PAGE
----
February 22, 2005

More Entrepreneurs in Florida - Latino Business

More Minority, Under-30 Entrepreneurs in Florida - Jennifer Jefferson Businesses started by the under-30 set are popping up all over the city. And Cheryl Gonzalez, director of the Capital City Chamber of Commerce, says that membership has been growing at the chamber because of it. Ten percent of its membership is under 30.

"The number of minority, small businesses is growing," said Hilmon Sorey, president of the Florida Black Business Investment Board, a state organization started in 1985 to address the lack of black business growth.

Those who have started businesses in Tallahassee say they've done so to fill a void. Mike Robinson and Mark Todd, both 29, started their businesses almost five years ago.

Robinson opened Flava Music an urban music store, and Todd started MarkStarr Graphx, an Internet-based advertising and promotional company. Both said they saw an opportunity to fulfill a need in Tallahassee.

When Robinson came to town to visit in 2000, he realized Tallahassee lacked a place to buy his music.

Four months later, he moved from Fort Lauderdale with $2,500 and opened Flava Music. He ran the store at 1102 S. Adams St., close to Florida State and Florida A&M universities, and worked a second job at night.

He figured if any city needed variety in a music store, it was Tallahassee.

"I have been in the music business for over 20 years," Robinson said as he shuffled between glass cases filled with Soca, dance hall, calypso and reggae. He spent most of his childhood helping his father at its family-owned music store in Fort Lauderdale, called Records & Things.

He now has a staff of three and a steady stream of customers, mostly young people looking for air-brushed clothing, Caribbean oldies or newly released hip-hop albums. He tries to keep customers by providing personal service and offering his knowledge of music.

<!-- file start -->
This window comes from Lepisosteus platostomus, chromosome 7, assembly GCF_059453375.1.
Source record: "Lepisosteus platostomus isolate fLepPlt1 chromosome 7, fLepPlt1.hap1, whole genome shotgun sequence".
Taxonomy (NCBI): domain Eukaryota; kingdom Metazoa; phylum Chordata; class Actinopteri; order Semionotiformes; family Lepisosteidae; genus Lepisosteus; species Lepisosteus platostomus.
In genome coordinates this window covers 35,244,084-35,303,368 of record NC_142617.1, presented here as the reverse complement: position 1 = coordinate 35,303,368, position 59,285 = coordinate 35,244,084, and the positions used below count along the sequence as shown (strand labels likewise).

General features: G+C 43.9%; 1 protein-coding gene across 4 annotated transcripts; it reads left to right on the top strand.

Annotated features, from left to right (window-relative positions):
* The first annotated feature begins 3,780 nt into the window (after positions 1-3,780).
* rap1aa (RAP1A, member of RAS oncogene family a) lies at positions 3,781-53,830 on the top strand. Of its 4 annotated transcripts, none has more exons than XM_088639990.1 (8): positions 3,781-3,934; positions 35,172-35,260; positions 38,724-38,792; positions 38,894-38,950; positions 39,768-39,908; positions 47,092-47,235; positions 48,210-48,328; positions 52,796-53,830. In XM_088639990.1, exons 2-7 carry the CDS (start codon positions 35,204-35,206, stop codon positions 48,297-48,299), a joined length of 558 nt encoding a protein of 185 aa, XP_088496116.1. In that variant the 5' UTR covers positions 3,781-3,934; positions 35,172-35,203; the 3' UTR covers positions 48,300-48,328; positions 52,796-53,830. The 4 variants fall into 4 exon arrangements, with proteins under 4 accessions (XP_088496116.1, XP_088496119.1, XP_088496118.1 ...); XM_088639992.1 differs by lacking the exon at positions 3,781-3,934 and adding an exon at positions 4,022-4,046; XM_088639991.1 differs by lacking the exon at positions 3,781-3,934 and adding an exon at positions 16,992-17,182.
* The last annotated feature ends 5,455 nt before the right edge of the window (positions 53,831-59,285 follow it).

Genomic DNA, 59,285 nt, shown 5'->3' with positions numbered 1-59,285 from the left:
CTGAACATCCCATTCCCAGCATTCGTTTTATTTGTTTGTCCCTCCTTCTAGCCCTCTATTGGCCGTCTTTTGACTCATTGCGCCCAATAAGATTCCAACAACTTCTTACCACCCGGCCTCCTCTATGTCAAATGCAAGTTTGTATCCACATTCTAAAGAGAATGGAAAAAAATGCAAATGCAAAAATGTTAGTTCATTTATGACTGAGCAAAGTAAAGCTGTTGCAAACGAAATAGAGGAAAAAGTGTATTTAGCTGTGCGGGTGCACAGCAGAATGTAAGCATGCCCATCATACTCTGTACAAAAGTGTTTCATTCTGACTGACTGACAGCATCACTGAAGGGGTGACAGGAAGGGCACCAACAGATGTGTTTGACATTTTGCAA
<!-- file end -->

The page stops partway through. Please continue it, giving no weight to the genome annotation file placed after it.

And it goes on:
Todd, who is from Jamaica, didn't think that something as simple as producing fliers could turn into a profitable business.

Todd's "hobby turned into a hustle" in 2000, after he moved to Tallahassee to attend Florida A&M and pursue a bachelor's degree in history.

He noticed that most of the party fliers around town were handwritten and photocopied on colorful paper. So, he started designing graphic-laced fliers in his bedroom for $25 per job.

"It was something I did to pay a bill or keep my lights from getting turned off," Todd said. "But, I always wanted to be my own boss and set my own destiny."

Now the Internet-based company includes six employees and serves clients mostly in Tallahassee and Atlanta.

"Tallahassee is a real good testing ground," Todd said. "I met a lot of people from all over the country with one common goal: to excel and to make themselves better."

By word of mouth, the business expanded. He still produces fliers, but he also provides commercials, electronic press kits, brochures, CD/DVD duplication and T-shirts for companies ranging from FedEx to entertainment clients such as Roc-A-Fella Records and the rap duo Ying Yang Twins.

"Tallahassee is small-business friendly," said Coretta Hutson, owner of Samsara Boutique at 1241 W. Tharpe St.

The 28-year-old Guyanese woman was raised in Brooklyn, N.Y., and moved to Tallahassee to attend FSU.